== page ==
LOS ANGELES -- Hyundai and Kia dealers, after lavishing owners with apologies, free service and car washes, report little -- if any -- backlash from customers who bought vehicles with inflated fuel economy ratings.
And the dealers are pleased because the reimbursement program brings customers back to the dealerships.
In November Hyundai and Kia admitted that the fuel economy ratings of 13 nameplates from the 2011-13 model years were inflated, accounting for some 900,000 sold vehicles.
The companies apologized to dealers and owners and promised to reimburse owners of the affected vehicles for the extra gasoline bought by those consumers for as long as they owned the vehicles.
"The first thing they did was apologize to us," said Henry Primeaux, owner of Primeaux Kia in Tulsa, Okla. "I've been with a lot of franchises and nobody's ever done that before."
Hyundai and Kia gave dealers cash to help pay for freebies or other goodwill-related charges to please owners of vehicles with inflated mileage ratings, dealers say.
"Hyundai did reimburse the dealerships to cover the goodwill that we needed to do to make these customers happy," said Mike DeSilva, general manager of Liberty Hyundai in Mahwah, N.J. "We've given free service, car washes. Little things like that."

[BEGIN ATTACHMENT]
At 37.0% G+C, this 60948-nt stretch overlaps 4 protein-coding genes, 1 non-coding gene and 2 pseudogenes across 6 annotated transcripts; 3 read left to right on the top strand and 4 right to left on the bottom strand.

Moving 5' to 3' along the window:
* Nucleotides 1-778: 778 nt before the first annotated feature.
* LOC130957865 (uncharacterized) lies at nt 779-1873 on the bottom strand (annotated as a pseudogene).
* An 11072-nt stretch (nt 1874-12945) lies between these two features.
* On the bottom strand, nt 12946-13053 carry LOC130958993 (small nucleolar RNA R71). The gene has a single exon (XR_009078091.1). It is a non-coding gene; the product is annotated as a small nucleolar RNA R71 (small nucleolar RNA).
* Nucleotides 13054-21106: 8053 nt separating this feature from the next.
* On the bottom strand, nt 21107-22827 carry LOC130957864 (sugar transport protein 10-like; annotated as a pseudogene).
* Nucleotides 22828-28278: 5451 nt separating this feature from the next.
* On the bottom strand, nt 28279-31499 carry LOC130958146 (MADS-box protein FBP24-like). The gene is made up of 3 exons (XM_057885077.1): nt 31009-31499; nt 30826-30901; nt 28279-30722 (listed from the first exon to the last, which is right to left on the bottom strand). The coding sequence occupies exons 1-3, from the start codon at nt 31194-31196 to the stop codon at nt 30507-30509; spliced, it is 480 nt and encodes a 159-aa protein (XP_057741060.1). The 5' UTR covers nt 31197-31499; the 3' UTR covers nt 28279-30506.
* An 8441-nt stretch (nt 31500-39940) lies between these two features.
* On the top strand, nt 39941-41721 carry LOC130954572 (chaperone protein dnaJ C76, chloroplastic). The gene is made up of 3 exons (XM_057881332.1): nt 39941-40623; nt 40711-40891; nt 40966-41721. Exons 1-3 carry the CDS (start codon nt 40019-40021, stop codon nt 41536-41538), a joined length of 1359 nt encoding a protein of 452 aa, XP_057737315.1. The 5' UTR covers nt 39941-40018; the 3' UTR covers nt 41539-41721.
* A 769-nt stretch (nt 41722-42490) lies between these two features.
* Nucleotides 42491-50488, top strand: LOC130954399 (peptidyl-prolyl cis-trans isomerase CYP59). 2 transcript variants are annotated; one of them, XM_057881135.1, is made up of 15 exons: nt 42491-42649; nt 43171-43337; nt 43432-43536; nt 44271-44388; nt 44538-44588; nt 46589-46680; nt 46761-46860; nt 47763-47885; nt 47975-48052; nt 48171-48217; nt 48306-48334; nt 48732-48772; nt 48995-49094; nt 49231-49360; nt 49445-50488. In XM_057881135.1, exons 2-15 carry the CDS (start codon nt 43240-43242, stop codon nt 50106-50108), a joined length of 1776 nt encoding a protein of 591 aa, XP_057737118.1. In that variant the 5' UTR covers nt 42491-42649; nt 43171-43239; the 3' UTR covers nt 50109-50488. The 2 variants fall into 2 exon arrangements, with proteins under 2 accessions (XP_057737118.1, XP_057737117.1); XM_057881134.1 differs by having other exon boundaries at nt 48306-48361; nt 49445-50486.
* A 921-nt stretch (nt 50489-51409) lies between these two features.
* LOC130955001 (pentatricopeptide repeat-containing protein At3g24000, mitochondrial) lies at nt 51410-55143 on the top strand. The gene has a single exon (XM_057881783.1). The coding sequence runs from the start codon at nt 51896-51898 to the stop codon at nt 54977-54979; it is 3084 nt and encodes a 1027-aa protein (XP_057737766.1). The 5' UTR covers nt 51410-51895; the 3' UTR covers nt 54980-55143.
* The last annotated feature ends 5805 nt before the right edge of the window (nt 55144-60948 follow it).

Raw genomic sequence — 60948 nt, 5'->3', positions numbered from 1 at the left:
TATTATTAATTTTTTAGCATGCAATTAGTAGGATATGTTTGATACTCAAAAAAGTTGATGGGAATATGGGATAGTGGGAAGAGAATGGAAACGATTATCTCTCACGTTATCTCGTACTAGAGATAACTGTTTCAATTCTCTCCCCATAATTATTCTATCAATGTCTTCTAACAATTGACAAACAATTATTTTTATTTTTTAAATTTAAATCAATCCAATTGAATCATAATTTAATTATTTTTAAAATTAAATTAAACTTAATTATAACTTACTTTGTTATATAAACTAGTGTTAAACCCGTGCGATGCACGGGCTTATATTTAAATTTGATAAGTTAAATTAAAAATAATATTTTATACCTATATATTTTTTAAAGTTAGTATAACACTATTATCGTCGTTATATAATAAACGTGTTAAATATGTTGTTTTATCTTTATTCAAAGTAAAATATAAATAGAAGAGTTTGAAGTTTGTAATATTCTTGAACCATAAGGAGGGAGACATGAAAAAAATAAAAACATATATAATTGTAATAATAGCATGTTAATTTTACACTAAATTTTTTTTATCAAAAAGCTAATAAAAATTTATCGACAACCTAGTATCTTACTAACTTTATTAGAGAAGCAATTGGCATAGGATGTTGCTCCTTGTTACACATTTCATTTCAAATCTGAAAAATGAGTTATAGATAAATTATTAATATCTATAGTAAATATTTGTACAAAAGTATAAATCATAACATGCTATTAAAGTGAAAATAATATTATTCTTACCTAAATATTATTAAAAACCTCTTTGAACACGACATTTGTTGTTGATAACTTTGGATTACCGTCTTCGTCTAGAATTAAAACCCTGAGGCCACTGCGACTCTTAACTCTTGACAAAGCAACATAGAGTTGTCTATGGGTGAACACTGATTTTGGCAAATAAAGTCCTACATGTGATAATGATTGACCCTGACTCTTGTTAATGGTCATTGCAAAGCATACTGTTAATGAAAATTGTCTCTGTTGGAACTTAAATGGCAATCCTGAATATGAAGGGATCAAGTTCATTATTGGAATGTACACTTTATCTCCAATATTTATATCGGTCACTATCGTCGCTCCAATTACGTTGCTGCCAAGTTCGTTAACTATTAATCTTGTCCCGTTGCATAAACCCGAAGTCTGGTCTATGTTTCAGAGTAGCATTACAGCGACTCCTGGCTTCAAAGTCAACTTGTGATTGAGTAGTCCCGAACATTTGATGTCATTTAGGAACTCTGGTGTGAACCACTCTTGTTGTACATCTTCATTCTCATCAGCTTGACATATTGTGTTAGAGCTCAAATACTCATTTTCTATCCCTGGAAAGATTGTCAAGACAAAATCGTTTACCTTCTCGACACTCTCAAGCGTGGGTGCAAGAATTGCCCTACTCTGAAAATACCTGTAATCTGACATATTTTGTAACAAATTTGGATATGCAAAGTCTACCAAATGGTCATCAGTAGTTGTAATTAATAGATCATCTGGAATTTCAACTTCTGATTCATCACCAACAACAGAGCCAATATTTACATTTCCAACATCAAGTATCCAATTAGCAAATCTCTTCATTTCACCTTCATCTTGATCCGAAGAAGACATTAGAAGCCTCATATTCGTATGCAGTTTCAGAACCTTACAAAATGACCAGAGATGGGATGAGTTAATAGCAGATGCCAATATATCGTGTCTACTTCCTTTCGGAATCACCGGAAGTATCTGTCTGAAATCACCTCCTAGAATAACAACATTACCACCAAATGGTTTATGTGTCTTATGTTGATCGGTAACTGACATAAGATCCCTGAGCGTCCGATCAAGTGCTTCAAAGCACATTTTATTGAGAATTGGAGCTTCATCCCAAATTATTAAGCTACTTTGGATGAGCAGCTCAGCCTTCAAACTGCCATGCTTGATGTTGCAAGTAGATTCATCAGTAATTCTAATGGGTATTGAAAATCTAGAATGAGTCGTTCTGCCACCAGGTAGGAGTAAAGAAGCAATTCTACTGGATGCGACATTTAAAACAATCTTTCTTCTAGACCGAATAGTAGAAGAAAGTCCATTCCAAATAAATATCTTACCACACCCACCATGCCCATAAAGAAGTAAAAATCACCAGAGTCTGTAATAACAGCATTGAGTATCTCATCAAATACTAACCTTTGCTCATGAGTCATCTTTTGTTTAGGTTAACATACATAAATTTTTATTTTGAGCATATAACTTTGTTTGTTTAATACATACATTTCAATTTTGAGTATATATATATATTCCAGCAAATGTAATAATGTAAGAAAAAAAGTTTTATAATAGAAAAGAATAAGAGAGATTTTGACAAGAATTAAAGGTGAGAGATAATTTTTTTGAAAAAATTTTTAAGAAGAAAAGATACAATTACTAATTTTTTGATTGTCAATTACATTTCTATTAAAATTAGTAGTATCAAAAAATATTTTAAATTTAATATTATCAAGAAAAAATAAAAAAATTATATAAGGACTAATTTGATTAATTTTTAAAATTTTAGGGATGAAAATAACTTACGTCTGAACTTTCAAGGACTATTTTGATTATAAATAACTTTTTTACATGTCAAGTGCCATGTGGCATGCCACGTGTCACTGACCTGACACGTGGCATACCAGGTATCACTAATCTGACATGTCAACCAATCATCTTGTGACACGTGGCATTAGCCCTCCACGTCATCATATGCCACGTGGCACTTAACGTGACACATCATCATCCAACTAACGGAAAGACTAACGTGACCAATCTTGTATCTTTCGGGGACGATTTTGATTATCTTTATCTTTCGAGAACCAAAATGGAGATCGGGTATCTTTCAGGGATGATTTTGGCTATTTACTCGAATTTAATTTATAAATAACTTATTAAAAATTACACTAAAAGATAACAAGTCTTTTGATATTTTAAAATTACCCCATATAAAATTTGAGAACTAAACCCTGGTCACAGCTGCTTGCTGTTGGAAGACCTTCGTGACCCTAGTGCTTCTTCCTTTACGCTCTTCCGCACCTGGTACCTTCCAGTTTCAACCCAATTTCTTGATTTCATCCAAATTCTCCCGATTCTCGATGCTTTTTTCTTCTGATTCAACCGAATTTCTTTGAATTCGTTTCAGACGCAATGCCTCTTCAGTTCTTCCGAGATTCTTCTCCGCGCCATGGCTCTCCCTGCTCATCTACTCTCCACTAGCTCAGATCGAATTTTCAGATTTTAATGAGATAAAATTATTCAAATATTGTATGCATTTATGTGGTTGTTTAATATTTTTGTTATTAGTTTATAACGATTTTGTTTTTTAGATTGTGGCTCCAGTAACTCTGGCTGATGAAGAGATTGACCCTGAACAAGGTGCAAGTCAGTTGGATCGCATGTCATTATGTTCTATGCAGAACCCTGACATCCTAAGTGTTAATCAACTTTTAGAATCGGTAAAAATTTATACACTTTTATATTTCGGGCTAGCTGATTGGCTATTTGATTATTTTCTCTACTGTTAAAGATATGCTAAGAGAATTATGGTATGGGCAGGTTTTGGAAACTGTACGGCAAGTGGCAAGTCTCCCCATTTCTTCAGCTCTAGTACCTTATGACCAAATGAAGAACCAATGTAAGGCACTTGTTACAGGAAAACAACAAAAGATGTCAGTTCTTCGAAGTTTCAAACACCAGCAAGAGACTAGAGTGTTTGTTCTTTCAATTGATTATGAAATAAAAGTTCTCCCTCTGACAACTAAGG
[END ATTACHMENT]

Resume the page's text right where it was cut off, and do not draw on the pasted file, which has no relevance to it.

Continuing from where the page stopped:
Owners of the affected Hyundai and Kia vehicles were told to go to their local dealerships for mileage audits. After the audits, they get debit cards in the mail from Hyundai or Kia. Consumers must return to the dealerships for subsequent mileage checks in order to recharge their debit cards.
"I'm thrilled with any program that brings customers back," said Don Hobden, executive manager of six Kia dealerships in Alabama, Indiana and Kentucky and the brand's national dealer council chairman.
Hobden said having customers return to the service drive for the mileage audits required to receive the debit card funds means opportunities for more service work or at least to build good will. He also said he has heard of only one upset customer from his stores.
"Some customers are actually reacting with some form of delight: 'Really? I'm getting a debit card?'" Hobden said. "It's been really well received."
Dealer Primeaux in Tulsa, who said his staff told customers about the reimbursement program in marketing newsletters and face-to-face in the service drive, says the program went smoothly.
He also gave away oil changes and other services to affected customers.